Your honesty about your personal experience is a wonderful way of showing readers how they too can put into practice your measured approach to life. Do you think such openness and honesty is an important part of learning to be more mindful?

I have written several books to date, and have always taken a simple approach, writing my personal experiences with honesty. I think that’s because the starting point of my career was as a non-fiction writer. These days I write essays, but whatever I write, I do so from a journalistic viewpoint based on my life’s journey. This was especially true for THE WISDOM OF TEA, which is my individual story: the twenty-year-old girl who becomes a mature woman through twenty-five years of practising the tea ceremony. As such, it was important for me to be completely transparent with readers, to disclose my personal experiences as well. By opening myself up, I wanted my readers – who live with the various stresses of life too, of course – to sit in my tea room, to see what I see, to hear what I hear; to go on the same journey of the heart along with me. It is during those times of living in the moment that we are most open and true to ourselves. When I focus on making tea, I sometimes feel like I’m having a conversation in my mind with someone very close. Who is this person? One day, I suddenly realised that that person was me, my inner self – my true self.

If you could offer a single piece of advice as to how we may start living more mindfully in our fast-paced modern world, what would it be?

We live in a high-speed society where we’re constantly overloaded with information. Although there’s essential news to be found within that information, there are also plenty of unimportant things – including intentionally provocative and often unfounded opinions and rumours to inflame our anxiety. If we listen to all these unnecessary voices, we reduce the time available for listening to our true selves and so lose track of the realities of our own lives as individuals. I think we have a clear choice: either be carried away by the whirl of miscellaneous information, or instead listen to your own voice and live your own life.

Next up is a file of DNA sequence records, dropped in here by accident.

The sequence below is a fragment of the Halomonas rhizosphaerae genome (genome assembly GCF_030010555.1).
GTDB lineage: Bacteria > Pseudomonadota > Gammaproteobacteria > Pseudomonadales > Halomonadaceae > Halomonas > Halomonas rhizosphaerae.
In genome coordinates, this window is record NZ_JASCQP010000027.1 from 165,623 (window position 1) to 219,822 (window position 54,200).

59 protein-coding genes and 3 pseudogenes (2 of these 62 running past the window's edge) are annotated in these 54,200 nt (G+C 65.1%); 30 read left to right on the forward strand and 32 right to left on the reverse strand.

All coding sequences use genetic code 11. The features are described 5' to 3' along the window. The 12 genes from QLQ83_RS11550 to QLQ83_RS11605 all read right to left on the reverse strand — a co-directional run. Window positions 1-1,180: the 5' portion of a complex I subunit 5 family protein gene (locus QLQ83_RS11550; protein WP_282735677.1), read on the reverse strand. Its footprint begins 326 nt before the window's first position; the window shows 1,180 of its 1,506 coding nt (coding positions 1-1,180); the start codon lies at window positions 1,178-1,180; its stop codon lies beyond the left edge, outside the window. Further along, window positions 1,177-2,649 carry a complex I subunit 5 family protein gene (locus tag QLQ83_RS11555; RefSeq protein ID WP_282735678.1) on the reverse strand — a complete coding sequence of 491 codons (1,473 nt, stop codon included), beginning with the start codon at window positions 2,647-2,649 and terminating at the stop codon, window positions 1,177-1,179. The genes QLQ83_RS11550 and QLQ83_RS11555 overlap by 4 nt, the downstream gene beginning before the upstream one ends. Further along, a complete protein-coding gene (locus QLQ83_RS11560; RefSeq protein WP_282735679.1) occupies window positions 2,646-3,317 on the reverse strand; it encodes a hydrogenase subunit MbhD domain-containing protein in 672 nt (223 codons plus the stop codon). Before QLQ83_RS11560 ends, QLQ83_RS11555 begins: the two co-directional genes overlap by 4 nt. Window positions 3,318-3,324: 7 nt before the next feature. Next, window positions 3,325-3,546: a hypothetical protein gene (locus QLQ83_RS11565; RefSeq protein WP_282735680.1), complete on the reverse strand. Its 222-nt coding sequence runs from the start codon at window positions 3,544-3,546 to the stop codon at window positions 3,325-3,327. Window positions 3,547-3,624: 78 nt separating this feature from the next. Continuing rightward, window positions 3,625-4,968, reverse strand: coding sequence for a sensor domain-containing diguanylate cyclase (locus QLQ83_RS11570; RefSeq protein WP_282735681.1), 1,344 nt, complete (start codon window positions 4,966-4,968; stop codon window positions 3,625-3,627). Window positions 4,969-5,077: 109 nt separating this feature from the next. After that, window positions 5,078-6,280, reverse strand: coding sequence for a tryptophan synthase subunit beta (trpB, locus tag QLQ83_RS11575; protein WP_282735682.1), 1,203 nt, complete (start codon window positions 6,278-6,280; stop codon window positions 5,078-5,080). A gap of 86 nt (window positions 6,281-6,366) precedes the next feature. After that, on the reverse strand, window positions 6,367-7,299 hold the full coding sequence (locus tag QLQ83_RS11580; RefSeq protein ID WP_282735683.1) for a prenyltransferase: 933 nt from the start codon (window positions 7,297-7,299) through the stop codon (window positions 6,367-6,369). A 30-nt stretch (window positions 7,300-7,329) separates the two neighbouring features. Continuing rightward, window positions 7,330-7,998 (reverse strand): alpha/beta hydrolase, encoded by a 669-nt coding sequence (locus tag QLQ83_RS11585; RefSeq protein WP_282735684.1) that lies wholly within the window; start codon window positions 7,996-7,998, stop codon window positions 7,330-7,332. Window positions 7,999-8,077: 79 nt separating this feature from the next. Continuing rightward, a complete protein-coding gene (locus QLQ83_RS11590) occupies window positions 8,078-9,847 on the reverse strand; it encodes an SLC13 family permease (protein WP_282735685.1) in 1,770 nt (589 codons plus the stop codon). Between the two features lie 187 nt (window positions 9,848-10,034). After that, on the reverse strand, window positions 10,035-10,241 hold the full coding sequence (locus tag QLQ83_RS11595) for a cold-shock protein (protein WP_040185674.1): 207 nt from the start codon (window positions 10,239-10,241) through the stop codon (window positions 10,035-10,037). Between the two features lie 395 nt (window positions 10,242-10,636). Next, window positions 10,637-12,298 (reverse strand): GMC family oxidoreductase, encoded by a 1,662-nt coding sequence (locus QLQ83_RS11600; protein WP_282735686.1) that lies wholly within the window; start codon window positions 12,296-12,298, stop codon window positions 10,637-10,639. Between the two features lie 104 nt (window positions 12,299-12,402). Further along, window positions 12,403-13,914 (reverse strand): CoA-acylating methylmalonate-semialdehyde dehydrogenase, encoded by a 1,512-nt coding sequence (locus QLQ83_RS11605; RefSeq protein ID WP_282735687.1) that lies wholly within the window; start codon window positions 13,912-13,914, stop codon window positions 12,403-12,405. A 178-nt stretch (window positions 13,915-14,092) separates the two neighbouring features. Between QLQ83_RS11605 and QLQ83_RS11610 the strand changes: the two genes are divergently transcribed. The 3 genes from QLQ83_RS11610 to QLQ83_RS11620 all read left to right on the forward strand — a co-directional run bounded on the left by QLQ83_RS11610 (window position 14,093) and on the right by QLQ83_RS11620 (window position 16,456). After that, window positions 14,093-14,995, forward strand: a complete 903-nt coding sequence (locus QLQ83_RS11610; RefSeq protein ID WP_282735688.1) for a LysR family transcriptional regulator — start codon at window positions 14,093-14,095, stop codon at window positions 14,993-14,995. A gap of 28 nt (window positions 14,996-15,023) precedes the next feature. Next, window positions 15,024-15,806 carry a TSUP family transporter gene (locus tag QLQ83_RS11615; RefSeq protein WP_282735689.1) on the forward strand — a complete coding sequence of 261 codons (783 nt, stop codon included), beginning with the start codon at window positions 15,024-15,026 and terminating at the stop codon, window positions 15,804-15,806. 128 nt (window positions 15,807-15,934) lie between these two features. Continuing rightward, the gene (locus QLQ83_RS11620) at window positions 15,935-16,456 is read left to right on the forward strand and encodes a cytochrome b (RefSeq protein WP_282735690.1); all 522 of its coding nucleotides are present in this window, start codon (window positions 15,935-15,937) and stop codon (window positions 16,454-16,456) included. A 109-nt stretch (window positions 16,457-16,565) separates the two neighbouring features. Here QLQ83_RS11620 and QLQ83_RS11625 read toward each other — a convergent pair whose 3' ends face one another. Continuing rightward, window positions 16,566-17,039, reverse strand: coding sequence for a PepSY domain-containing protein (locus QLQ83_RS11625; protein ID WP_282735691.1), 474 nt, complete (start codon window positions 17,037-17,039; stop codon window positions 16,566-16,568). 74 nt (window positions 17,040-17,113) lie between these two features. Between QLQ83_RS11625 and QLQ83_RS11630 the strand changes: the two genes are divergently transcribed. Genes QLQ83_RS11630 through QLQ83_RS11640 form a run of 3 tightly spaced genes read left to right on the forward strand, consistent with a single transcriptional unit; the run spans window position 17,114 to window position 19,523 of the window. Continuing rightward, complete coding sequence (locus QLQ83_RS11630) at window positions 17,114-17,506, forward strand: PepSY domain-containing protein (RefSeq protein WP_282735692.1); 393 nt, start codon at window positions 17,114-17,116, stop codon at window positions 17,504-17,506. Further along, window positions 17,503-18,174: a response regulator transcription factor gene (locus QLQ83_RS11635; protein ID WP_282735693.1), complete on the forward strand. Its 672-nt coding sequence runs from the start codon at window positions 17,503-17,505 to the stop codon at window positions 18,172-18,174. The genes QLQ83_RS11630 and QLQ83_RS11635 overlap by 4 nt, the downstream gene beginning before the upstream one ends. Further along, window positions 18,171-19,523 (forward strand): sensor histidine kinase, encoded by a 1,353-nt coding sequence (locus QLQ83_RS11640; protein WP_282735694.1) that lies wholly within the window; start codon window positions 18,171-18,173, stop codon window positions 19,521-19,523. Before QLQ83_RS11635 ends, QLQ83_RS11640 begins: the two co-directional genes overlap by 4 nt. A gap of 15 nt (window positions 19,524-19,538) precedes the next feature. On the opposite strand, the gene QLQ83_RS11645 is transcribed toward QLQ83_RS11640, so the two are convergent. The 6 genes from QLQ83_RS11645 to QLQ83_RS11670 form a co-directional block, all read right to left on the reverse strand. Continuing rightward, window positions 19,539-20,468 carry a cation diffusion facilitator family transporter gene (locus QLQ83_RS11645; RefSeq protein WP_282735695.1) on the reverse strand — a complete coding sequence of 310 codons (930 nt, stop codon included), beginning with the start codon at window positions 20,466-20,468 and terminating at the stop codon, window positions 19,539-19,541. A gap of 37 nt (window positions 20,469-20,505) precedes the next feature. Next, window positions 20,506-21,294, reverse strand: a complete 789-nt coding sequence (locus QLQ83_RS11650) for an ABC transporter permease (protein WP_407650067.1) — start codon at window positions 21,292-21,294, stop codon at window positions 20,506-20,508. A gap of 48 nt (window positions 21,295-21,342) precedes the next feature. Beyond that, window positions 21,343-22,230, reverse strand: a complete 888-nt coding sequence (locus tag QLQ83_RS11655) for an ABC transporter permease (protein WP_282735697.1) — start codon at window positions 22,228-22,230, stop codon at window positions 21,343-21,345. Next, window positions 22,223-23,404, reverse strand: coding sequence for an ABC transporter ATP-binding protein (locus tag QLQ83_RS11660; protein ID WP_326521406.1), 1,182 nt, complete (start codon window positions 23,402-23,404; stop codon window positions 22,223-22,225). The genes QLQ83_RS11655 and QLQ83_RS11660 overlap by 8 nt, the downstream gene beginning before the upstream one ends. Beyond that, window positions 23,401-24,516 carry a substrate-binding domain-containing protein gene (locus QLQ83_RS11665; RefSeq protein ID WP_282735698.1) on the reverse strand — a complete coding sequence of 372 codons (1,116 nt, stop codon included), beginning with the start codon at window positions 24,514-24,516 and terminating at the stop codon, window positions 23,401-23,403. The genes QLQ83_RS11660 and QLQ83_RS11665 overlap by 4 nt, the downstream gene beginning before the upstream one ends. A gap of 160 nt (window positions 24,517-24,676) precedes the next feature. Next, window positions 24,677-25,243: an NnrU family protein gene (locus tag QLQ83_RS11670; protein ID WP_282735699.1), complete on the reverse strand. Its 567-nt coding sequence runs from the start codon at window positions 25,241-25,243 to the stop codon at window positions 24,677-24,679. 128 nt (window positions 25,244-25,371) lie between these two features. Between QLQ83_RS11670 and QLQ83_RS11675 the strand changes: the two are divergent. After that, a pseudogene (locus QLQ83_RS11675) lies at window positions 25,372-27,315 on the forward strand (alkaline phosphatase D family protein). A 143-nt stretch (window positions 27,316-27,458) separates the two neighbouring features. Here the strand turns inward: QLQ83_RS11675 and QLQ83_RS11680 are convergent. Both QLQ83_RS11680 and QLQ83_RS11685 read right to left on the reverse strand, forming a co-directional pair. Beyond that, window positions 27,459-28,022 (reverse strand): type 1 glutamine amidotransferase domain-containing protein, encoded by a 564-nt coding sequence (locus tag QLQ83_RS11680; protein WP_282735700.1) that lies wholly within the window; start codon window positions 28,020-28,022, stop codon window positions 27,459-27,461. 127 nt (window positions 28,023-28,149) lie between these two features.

Here’s a suggestion: Try, once a week, for a few hours, to switch off the TV and your smartphone, then completely detach yourself from the noise around you. Indulge yourself by doing whatever it is you enjoy, remaining conscious of the five senses. Some of my favourite things to do are digging for clams at a sandy beach and picking edible weeds in the field. For me, feeling a part of nature is the epitome of mindfulness. And of course the tea ceremony lessons I attend once a week are a mindful time for me, too.

Although it’s true that modern life moves at tremendous speed, we have only to look outside to slow it down: see spring flowers blossom, hear cicadas chirping in summer and insects buzzing in the autumn garden. The earth rotates on its axis as usual, and seasons pass without fail. When we remind ourselves of these facts, we’re able to feel the speed of modernity fade into the distance like it’s an illusion.

One editor friend told me she really enjoys the time she spends walking her dog in the park. The leash in her hand is tense, making her feel the excitement of her beloved dog heading for the grass. In such moments with her pet, she feels she’s rediscovered her real self.

But when we can’t go outside, there are other ways of practising mindfulness. Kneading clay or plasticine is a good example; any activity where you put your energy into creating something. During such times, it’s important to appreciate your capacity for sensory experience, paying attention to what you hear, what you feel, and what you remember as thoughts come to mind – these are perfect moments in which to restore your true life.

The Wisdom of Tea is out now.